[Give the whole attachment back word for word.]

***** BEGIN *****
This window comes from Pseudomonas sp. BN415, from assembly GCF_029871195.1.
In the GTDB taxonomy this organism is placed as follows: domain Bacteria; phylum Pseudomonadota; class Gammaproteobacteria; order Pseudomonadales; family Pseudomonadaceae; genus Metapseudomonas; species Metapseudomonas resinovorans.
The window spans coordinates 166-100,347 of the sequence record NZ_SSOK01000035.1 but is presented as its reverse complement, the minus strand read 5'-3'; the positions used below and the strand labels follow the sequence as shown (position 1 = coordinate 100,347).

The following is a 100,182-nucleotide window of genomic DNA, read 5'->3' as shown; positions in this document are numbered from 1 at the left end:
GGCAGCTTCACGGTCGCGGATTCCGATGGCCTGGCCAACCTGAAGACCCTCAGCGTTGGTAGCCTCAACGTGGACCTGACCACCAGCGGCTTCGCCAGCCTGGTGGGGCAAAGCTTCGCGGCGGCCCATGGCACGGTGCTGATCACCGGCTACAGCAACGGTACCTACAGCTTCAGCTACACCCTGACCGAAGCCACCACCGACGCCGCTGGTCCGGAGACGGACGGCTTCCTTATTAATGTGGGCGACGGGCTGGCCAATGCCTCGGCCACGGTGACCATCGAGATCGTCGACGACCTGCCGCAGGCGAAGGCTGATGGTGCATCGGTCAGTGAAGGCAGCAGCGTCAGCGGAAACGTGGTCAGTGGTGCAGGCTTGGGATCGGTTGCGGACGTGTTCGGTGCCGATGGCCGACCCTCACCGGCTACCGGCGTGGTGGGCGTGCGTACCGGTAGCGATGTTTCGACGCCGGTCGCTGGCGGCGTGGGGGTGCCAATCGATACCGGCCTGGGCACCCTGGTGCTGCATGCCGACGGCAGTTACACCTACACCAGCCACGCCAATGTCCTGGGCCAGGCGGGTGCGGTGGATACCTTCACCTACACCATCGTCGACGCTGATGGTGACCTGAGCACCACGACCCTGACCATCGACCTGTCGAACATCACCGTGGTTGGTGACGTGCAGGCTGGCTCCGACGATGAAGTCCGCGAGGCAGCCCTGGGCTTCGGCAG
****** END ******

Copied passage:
This window comes from Pseudomonas sp. BN415, from assembly GCF_029871195.1.
In the GTDB taxonomy this organism is placed as follows: domain Bacteria; phylum Pseudomonadota; class Gammaproteobacteria; order Pseudomonadales; family Pseudomonadaceae; genus Metapseudomonas; species Metapseudomonas resinovorans.
The window spans coordinates 166-100,347 of the sequence record NZ_SSOK01000035.1 but is presented as its reverse complement, the minus strand read 5'-3'; the positions used below and the strand labels follow the sequence as shown (position 1 = coordinate 100,347).

The following is a 100,182-nucleotide window of genomic DNA, read 5'->3' as shown; positions in this document are numbered from 1 at the left end:
GGCAGCTTCACGGTCGCGGATTCCGATGGCCTGGCCAACCTGAAGACCCTCAGCGTTGGTAGCCTCAACGTGGACCTGACCACCAGCGGCTTCGCCAGCCTGGTGGGGCAAAGCTTCGCGGCGGCCCATGGCACGGTGCTGATCACCGGCTACAGCAACGGTACCTACAGCTTCAGCTACACCCTGACCGAAGCCACCACCGACGCCGCTGGTCCGGAGACGGACGGCTTCCTTATTAATGTGGGCGACGGGCTGGCCAATGCCTCGGCCACGGTGACCATCGAGATCGTCGACGACCTGCCGCAGGCGAAGGCTGATGGTGCATCGGTCAGTGAAGGCAGCAGCGTCAGCGGAAACGTGGTCAGTGGTGCAGGCTTGGGATCGGTTGCGGACGTGTTCGGTGCCGATGGCCGACCCTCACCGGCTACCGGCGTGGTGGGCGTGCGTACCGGTAGCGATGTTTCGACGCCGGTCGCTGGCGGCGTGGGGGTGCCAATCGATACCGGCCTGGGCACCCTGGTGCTGCATGCCGACGGCAGTTACACCTACACCAGCCACGCCAATGTCCTGGGCCAGGCGGGTGCGGTGGATACCTTCACCTACACCATCGTCGACGCTGATGGTGACCTGAGCACCACGACCCTGACCATCGACCTGTCGAACATCACCGTGGTTGGTGACGTGCAGGCTGGCTCCGACGATGAAGTCCGCGAGGCAGCCCTGGGCTTCGGCAG